Justice Department Honors New Jersey Human Trafficking Victim Advocate
Today, the Department of Justice recognized Dawne Lomangino-DiMauro, co-chair of the Anti-Trafficking Taskforce of All Counties (New Jersey), with the Crimes Victims’ Rights Award. This honor is awarded to individuals whose efforts to advance or enforce victims’ rights have benefitted victims at the state, tribal, or national levels. She was honored during the annual National Crime Victims’ Service Awards ceremony in Washington, D.C.
“Human trafficking is a violent and abhorrent crime, and its victims deserve our highest levels of our support,” said Attorney General Sessions. “Throughout her career, Dawne Lomangino-DiMauro has consistently gone above and beyond the call of duty to support trafficking survivors. Her advocacy has led to clear improvements in New Jersey’s response to the criminal sex trade as well as greater awareness of its victims. I am grateful for her courageous service.”
Lomangino-DiMauro has been an active member of the anti-trafficking movement in New Jersey for 12 years. She is the co-chair of the Anti-Trafficking Taskforce of All Counties; she has promoted passage of legislation to help victims, including the New Jersey Prevention, Protection, and Treatment Act; and she implemented DreamCatcher, New Jersey’s first state-funded victim service program devoted solely to raising awareness and networking services for identified victims.
Lomangino-DiMauro successfully advocated for new arrest policies in New Jersey, and was instrumental in developing a partnership with the New Jersey Department of Children and Families supporting mandatory human trafficking training for all staff.
“Through her tireless efforts to enhance victims’ rights, Ms. Lomangino-DiMauro has changed the way trafficking victims are treated in the state of New Jersey,” said Director Darlene Hutchinson of the Office for Victims of Crime. “The Department of Justice is proud to honor her for her remarkable contributions and for her commitment to justice for all individuals victimized by crime.”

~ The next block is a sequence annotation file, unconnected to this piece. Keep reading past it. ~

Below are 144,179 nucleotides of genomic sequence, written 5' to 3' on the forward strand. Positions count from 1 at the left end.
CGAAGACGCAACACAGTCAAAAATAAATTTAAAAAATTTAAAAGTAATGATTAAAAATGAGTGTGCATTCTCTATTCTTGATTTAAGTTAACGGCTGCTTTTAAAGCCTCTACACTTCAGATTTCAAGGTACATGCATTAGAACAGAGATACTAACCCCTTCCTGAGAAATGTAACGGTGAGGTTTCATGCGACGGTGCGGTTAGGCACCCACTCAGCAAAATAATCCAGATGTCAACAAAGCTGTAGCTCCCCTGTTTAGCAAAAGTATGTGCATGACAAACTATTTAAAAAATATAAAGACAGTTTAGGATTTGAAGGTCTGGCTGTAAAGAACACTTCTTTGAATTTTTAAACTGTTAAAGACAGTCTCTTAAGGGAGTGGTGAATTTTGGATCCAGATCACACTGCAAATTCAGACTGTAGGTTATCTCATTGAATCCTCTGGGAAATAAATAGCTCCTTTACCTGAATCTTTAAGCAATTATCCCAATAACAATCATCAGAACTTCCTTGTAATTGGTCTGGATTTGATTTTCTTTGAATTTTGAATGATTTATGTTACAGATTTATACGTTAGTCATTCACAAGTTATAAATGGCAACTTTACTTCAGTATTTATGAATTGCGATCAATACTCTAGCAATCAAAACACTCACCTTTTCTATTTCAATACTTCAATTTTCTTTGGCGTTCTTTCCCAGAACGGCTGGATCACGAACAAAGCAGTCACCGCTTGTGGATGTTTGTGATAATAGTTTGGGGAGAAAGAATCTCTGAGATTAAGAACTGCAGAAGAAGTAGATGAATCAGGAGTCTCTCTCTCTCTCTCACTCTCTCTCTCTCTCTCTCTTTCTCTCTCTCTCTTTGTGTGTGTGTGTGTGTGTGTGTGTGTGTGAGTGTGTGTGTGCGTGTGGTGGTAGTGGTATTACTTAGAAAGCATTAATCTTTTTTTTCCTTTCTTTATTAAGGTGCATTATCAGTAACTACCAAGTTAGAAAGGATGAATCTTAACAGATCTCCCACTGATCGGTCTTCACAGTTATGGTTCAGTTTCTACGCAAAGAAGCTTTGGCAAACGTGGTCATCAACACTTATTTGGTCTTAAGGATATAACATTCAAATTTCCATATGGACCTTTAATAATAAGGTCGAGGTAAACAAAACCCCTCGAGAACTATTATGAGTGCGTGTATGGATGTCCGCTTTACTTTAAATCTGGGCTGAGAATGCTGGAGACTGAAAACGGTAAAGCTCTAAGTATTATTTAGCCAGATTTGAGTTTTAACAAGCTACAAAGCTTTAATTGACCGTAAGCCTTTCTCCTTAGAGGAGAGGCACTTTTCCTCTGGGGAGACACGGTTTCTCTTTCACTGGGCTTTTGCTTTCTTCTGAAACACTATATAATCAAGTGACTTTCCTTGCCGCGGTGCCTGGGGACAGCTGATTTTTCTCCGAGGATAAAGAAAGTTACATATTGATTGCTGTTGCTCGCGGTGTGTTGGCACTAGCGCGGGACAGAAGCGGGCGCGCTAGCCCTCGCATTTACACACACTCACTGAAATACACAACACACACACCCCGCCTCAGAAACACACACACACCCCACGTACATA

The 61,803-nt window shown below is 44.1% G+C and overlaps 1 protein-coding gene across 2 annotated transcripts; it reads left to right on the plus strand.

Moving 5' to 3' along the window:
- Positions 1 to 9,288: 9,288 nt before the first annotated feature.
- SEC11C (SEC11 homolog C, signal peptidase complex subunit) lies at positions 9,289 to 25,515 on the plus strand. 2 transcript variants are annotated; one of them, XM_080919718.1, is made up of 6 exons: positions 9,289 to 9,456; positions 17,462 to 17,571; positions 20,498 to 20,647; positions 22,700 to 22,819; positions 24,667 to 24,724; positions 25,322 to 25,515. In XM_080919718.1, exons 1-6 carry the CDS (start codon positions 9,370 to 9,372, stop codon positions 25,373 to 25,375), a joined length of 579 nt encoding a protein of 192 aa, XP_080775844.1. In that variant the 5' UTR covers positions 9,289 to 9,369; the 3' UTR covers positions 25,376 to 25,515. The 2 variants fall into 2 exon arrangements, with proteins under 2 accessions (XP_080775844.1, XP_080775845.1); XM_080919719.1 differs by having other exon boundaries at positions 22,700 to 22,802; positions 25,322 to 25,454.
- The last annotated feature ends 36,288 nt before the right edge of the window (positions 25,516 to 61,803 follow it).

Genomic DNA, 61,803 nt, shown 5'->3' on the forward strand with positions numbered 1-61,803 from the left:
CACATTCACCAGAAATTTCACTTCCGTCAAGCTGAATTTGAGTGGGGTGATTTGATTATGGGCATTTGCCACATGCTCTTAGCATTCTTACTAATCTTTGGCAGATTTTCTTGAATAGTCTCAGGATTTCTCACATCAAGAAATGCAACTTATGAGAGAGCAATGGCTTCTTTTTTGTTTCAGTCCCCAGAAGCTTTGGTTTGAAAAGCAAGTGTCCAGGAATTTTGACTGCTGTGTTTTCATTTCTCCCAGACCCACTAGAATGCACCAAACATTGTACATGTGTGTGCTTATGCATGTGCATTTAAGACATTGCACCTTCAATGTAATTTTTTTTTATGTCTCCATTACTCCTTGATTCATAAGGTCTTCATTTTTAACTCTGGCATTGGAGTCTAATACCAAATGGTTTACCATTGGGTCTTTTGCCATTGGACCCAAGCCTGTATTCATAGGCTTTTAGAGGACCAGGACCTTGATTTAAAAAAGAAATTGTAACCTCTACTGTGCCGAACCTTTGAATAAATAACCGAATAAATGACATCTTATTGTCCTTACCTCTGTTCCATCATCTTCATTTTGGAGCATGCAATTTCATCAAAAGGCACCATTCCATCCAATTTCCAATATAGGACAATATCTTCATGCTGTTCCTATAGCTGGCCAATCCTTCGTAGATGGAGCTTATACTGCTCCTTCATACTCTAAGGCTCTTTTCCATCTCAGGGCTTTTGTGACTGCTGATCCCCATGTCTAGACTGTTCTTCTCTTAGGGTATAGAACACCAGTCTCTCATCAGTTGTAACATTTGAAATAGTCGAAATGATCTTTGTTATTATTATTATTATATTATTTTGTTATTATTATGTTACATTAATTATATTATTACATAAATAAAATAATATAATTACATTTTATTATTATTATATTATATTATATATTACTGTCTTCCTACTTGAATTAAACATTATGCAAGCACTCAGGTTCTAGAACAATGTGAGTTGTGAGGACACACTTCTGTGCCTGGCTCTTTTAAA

During today’s ceremony, the Justice Department recognized a dozen individuals and organizations for their outstanding efforts on behalf of victims of crime. Awardees were selected from public nominations in ten categories.
Each year in April, the Department of Justice observes National Crime Victims’ Rights Week by taking time to honor victims of crime and those who advocate on their behalf. In addition, the Justice Department and U.S. Attorney’s Offices organize events to honor the victims and advocates, as well as bring awareness to services available to victims of crime. This year’s observance takes place April 8-14, with the theme Expand the Circle: Reach All Victims.
The Department of Justice’s Office for Victims of Crime, within the Office of Justice Programs, leads communities across the country in observing National Crime Victims’ Rights Week each year. President Ronald Reagan proclaimed the first National Crime Victims’ Rights Week in 1981 to bring greater sensitivity to the needs and rights of victims of crime.
The Office of Justice Programs provides innovative leadership to federal, state, local, and tribal justice systems, by disseminating state-of-the art knowledge and practices across America, and providing grants for the implementation of these crime fighting strategies. Because most of the responsibility for crime control and prevention falls to law enforcement officers in states, cities, and neighborhoods, the federal government can be effective in these areas only to the extent that it can enter into partnerships with these officers. More information about the Office of Justice Programs and its components can be found at www.ojp.gov. More information about Crime Victim’s Rights Week can be found at https://ovc.ncjrs.gov/ncvrw/.